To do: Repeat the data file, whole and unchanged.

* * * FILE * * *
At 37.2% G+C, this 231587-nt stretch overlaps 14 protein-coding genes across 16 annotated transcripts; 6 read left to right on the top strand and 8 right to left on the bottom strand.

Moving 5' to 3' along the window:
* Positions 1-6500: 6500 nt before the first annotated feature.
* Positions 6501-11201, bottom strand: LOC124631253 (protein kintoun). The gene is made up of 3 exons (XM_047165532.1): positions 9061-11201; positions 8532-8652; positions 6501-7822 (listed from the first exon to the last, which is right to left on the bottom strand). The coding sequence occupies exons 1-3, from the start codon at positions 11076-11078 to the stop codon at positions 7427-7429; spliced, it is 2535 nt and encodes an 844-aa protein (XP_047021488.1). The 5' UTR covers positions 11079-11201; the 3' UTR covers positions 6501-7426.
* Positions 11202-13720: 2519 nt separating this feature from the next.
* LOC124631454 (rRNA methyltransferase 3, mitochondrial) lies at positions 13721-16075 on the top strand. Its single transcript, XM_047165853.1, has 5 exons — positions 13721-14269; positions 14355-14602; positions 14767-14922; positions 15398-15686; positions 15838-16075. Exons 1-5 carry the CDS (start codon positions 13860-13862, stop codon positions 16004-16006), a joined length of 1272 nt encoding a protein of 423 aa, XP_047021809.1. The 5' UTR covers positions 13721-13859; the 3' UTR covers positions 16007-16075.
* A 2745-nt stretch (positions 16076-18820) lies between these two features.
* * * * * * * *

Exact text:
At 37.2% G+C, this 231587-nt stretch overlaps 14 protein-coding genes across 16 annotated transcripts; 6 read left to right on the top strand and 8 right to left on the bottom strand.

Moving 5' to 3' along the window:
* Positions 1-6500: 6500 nt before the first annotated feature.
* Positions 6501-11201, bottom strand: LOC124631253 (protein kintoun). The gene is made up of 3 exons (XM_047165532.1): positions 9061-11201; positions 8532-8652; positions 6501-7822 (listed from the first exon to the last, which is right to left on the bottom strand). The coding sequence occupies exons 1-3, from the start codon at positions 11076-11078 to the stop codon at positions 7427-7429; spliced, it is 2535 nt and encodes an 844-aa protein (XP_047021488.1). The 5' UTR covers positions 11079-11201; the 3' UTR covers positions 6501-7426.
* Positions 11202-13720: 2519 nt separating this feature from the next.
* LOC124631454 (rRNA methyltransferase 3, mitochondrial) lies at positions 13721-16075 on the top strand. Its single transcript, XM_047165853.1, has 5 exons — positions 13721-14269; positions 14355-14602; positions 14767-14922; positions 15398-15686; positions 15838-16075. Exons 1-5 carry the CDS (start codon positions 13860-13862, stop codon positions 16004-16006), a joined length of 1272 nt encoding a protein of 423 aa, XP_047021809.1. The 5' UTR covers positions 13721-13859; the 3' UTR covers positions 16007-16075.
* A 2745-nt stretch (positions 16076-18820) lies between these two features.